Dude… Something most unusual is afoot at the Circle K

Something is going on…



Omar is up to something. Maybe it’s wishful thinking, but this mlb report that implies Manny was not NOT discussed at this little meeting between Boras & Omar tells me that Omar still hasn’t given up on moving the Wilpons in the Manny direction. I don’t expect the Mets to be jumping in the deep end, but if the Dodgers sign another bat then there might not be any place for poor ol’ Manny to go but right field at $iti Field.

up we go!

I said no more napping during games!

The more I think about Perez vrs. Lowe, the more I wonder how smart it is to let a 26 year old lefty with skills walk away in exchange for a somewhat more consistent pitcher who wants a ton of money and is more then a decade older. I’m just saying if Omar “settles” for Perez… all is not lost.


I just took a massive rotunda on 3rd base

 Dodger Park in Flushing got christened today by man’s best friend. I wonder if our second baseman will have trouble dogging it by the bag when he smells the piss of another similar dedicated professional. I hear the dog has good range…

Posted By Nik Kolidas


15 responses to “Dude… Something most unusual is afoot at the Circle K

  1. Perez is 27 years old
    Lowe is 35 years old

    This is a difference of 8 years – not “more than a decade”

    Nevertheless, Perez “the lefty with skills” was skillful enough to lead the league in walks last year, in less than 200 innings. Saying Lowe is “somewhat” more consistent than Ollie is like saying Jose Reyes is “somewhat” more consistent than Luis Castillo. Lowe is worth twice what Ollie is.

  2. I don’t normally post but I am compelled to respond given your evaluation (JamesK) above. Frankly I am not sure I understand why everyone is on the Lowe bandwaggon. He is at best a number two starter – in the NL East he has number three starter stuff. The argument for Perez is that he has “Ace” stuff. Yes – he can be inconsistant but given Lowe’s salary demands and the fact that Lowe has never had “Ace” stuff – Nik’s suggestion of Ollie being an ok trade-off seems spot on. As far as I’m concerned, the best free agent pitcher still availalble is Ben Sheets. Another pitcher with “Ace” stuff. Locking him up on a 3/$36 deal would seem to be a low risk/high reward signing given what a true ace normally commands these days. I may be on a short list of Mets fans not crazy about a Lowe signing but nevertheless – on that list I remain…

  3. james –

    So would you rather have Lowe than Ollie?

    Statistically, Lowe was one of the top 5 starting pitchers in the NL last year – Ollie wasn’t even in the top 30. I’m a fan of Sheets too, but it doesn’t seem like the Mets have any interest in him.

    Ground-ball pitchers age much more gracefully than power pitchers. Lowe is the 2nd best groundballer in the game behind Brandon Webb. If given the choice between Lowe and Ollie, it’s not even a question that Lowe is the much better option. And it appears he won’t cost that much more than Ollie.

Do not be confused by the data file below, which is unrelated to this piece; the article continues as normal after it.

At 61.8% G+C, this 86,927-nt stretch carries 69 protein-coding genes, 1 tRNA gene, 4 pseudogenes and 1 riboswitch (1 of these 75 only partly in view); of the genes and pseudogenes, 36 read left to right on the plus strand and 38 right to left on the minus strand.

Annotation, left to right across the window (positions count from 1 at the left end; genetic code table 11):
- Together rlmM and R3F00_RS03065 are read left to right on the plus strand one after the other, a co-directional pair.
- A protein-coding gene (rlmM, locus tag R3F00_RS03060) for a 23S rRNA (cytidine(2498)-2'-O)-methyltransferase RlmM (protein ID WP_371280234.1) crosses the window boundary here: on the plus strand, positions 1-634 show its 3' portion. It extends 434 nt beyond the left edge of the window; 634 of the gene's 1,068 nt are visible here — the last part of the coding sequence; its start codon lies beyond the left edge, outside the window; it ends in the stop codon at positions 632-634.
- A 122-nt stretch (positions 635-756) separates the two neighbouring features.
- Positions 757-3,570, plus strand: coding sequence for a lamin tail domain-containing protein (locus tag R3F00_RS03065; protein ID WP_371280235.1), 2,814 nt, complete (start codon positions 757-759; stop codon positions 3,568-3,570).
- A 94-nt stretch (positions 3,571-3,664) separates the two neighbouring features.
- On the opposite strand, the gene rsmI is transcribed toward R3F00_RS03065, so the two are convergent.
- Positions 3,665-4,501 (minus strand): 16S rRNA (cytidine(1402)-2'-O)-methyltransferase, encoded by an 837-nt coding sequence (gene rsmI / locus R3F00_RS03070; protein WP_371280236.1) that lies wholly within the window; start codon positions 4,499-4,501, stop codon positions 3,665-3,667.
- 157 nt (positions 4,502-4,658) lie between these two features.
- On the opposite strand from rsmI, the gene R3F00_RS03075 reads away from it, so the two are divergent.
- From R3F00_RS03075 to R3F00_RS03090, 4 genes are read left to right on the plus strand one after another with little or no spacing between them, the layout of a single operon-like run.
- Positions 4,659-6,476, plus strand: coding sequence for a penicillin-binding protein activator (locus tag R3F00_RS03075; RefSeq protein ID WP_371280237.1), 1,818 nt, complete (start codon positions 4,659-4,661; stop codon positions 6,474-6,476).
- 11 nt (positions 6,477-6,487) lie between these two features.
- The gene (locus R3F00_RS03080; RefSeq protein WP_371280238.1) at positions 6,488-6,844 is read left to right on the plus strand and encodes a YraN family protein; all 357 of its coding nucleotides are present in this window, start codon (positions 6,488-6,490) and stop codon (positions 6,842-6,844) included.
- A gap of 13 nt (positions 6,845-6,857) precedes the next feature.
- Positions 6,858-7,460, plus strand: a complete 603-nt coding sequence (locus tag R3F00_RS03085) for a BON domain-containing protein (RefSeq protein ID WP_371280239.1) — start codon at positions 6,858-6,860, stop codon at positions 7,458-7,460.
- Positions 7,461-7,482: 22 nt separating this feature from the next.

I feel sorry for the team that gives Ollie 4 years, $48 million or thereabouts – it’ll be an awful contract.

  4. James,
    Lowe was pitching in the NL West – not the NL East. Lowe’s ERA will balloon to 4.00 with the Mets facing the lineups in the NL East. So…I don’t look at Lowe’s success through his numbers alone. I don’t have an issue with Lowe – just his demands. I think he ends up going for $2 mil a year more than Ollie – so yes – I guess I would prefer Ollie given that difference and given that our primary challenger in the NL East is now decidedly left handed. And, while consistent, it isn’t out of the realm of possibility for Lowe to start breaking down due to age. Just saying that I wouldn’t really care one way or the other who we get of the two. The only rotation addition that would excite me would be Sheets.

    As for Ollie’s contract – I can’t say I agree that a 4 year $48 mil contract would be terrible. Keep in mind that lesser pitchers last year commanded more than that. And, I would bet that next year they will again once the economy bounces back. Even if you don’t consider Ollie’s “Ace” potential – that contract seems reasonable to me…

  5. james –

    This year is a different marketplace – can’t compare Carlos Silva’s deal to this year.

    ERA is not a great way to predict future performance: look at the stat FIP (fielding independent pitching)

    FIP’s for Lowe and Perez last year:
    Lowe: 3.26 (3rd in the league)
    Perez: 4.68 (36th in the league)

    This is objective analysis, not “I have a feeling Lowe’s ERA will balloon…”. Met fans have an irrational love of Oliver Perez, I really don’t get it. I like him and would welcome him back – but for a contract that is fair. $12 million a year for him is ludicrous. Plus Ollie has never pitched 200 innings in a season – Lowe does this like clockwork.

    Ollie is worth no more than $8-9 million a year, based on past performance and projected performance and using stats to back it up.

  6. James,